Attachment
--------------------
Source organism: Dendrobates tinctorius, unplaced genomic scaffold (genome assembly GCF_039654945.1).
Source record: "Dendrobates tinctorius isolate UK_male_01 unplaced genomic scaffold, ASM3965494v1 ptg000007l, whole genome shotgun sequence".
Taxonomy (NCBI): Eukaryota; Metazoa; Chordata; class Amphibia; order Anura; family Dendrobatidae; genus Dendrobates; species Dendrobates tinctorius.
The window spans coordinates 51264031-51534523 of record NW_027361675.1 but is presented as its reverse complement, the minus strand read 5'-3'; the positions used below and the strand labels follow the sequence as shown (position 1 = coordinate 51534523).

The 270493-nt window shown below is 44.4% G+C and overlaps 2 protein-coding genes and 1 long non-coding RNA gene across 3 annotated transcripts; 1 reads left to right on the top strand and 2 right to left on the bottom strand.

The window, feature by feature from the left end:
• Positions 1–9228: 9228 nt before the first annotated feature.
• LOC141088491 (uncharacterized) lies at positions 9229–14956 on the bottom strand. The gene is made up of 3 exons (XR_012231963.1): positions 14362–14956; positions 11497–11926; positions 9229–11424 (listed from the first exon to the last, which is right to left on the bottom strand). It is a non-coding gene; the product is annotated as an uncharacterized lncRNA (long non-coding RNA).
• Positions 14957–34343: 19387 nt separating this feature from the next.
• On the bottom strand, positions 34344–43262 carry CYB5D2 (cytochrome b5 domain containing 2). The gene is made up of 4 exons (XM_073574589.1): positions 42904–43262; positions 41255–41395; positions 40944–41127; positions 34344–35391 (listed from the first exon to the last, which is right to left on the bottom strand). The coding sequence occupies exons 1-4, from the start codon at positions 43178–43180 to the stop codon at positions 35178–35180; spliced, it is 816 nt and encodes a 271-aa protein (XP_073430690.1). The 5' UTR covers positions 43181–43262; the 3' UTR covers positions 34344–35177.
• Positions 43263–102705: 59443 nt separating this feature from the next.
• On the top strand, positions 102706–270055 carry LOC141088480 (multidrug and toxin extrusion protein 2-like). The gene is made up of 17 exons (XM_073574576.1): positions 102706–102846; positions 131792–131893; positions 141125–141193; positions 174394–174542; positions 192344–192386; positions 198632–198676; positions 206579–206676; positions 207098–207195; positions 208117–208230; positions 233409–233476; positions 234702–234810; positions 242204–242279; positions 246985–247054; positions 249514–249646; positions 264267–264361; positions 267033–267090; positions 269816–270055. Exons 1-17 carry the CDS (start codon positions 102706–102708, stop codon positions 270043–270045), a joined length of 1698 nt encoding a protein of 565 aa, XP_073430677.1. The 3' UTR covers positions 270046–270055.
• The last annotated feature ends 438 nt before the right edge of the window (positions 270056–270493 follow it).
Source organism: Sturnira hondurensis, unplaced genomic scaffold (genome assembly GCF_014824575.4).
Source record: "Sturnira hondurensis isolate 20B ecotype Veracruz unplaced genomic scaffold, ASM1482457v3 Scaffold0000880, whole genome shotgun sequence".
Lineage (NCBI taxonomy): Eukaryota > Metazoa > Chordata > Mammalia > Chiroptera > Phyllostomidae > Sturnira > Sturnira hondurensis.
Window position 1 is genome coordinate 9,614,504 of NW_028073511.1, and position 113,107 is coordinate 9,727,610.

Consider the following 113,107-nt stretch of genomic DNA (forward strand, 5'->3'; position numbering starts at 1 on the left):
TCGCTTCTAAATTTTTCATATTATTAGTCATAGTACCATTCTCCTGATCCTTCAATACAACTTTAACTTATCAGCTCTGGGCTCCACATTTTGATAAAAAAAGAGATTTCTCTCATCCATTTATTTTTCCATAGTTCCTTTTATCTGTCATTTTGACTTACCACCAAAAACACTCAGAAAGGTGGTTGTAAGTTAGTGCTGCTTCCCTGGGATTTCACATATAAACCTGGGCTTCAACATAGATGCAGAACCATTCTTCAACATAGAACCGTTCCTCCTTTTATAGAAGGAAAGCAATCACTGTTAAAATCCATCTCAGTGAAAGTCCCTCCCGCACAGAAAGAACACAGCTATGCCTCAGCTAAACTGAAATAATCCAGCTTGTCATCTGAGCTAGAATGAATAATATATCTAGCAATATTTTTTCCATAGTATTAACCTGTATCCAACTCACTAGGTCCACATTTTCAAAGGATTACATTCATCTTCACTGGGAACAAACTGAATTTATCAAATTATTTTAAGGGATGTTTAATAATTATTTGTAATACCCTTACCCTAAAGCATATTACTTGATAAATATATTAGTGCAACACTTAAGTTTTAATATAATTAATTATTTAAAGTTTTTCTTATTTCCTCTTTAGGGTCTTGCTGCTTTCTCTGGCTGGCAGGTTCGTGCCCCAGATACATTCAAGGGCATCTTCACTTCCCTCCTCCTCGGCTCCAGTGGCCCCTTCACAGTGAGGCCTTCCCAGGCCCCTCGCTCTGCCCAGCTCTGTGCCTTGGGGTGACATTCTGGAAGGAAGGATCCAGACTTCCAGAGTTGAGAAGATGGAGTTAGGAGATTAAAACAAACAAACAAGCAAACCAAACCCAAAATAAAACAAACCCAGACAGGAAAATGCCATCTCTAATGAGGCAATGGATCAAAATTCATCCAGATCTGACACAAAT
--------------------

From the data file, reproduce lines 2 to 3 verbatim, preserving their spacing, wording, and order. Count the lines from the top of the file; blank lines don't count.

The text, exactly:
Source record: "Dendrobates tinctorius isolate UK_male_01 unplaced genomic scaffold, ASM3965494v1 ptg000007l, whole genome shotgun sequence".
Taxonomy (NCBI): Eukaryota; Metazoa; Chordata; class Amphibia; order Anura; family Dendrobatidae; genus Dendrobates; species Dendrobates tinctorius.